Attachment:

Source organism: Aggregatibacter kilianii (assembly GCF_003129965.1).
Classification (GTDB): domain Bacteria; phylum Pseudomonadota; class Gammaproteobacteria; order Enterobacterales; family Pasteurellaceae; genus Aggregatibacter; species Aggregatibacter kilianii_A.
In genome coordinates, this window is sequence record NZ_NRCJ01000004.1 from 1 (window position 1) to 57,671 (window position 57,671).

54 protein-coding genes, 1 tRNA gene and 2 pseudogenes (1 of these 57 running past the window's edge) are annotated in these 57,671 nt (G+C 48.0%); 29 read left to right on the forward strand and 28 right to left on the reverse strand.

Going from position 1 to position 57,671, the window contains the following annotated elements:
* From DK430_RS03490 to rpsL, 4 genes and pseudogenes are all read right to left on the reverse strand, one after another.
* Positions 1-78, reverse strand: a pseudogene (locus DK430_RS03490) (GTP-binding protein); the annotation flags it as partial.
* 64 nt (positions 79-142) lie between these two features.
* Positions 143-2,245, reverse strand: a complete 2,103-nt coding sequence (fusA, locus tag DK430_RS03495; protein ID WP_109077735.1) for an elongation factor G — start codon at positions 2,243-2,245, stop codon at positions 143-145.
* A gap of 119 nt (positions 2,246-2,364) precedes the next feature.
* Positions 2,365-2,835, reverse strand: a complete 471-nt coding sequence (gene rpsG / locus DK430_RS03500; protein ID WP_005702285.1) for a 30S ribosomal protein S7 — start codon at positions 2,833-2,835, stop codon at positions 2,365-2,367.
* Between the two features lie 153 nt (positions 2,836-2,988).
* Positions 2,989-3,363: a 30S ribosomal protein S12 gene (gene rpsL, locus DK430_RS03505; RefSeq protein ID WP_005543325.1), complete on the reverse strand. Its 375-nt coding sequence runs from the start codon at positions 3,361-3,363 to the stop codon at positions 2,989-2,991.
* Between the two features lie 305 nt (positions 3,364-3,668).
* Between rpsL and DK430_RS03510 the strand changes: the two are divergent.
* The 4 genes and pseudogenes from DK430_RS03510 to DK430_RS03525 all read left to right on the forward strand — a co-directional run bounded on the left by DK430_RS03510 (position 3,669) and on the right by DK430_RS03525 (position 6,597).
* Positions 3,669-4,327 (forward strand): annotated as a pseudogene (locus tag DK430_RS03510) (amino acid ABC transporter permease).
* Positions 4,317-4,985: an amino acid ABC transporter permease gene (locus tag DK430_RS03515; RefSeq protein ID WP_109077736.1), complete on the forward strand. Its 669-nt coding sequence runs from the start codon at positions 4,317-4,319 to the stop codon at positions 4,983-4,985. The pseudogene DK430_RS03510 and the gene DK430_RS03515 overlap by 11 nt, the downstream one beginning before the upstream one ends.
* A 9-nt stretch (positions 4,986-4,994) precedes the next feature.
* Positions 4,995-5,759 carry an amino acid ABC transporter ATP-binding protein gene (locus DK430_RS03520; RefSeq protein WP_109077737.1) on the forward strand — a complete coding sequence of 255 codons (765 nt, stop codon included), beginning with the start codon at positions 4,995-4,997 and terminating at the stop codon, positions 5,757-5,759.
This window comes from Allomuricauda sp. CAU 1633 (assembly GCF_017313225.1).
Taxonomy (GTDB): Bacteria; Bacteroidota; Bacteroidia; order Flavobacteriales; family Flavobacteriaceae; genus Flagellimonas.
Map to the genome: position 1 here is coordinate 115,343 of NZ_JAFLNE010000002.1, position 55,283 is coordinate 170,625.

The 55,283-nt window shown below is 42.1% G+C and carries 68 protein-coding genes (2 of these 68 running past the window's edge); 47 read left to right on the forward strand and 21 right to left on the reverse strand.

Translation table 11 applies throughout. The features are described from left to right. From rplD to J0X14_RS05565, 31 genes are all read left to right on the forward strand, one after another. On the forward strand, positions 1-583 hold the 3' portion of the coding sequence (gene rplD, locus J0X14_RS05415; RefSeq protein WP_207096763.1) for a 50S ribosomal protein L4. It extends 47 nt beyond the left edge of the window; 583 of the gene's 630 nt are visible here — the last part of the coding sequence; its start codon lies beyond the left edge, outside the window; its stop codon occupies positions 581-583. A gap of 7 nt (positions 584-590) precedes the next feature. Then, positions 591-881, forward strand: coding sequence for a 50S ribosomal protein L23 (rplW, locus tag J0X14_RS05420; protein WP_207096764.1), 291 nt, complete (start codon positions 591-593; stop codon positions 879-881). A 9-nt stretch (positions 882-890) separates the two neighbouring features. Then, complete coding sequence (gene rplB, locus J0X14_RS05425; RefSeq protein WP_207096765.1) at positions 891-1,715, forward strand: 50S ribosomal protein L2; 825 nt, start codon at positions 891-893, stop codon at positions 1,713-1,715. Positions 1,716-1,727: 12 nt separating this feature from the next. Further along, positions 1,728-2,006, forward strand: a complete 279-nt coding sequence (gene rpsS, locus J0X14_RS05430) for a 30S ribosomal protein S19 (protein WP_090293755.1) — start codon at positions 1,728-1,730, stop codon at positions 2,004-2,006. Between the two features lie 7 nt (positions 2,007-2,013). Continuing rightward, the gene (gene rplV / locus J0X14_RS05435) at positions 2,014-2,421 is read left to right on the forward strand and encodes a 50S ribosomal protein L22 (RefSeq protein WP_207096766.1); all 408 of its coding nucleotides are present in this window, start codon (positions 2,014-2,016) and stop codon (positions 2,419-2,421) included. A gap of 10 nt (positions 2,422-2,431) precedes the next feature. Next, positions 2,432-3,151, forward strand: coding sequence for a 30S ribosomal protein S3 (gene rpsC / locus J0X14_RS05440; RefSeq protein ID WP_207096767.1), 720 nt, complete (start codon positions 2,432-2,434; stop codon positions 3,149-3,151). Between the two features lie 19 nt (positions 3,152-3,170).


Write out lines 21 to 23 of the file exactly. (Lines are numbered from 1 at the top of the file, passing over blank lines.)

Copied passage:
This window comes from Allomuricauda sp. CAU 1633 (assembly GCF_017313225.1).
Taxonomy (GTDB): Bacteria; Bacteroidota; Bacteroidia; order Flavobacteriales; family Flavobacteriaceae; genus Flagellimonas.
Map to the genome: position 1 here is coordinate 115,343 of NZ_JAFLNE010000002.1, position 55,283 is coordinate 170,625.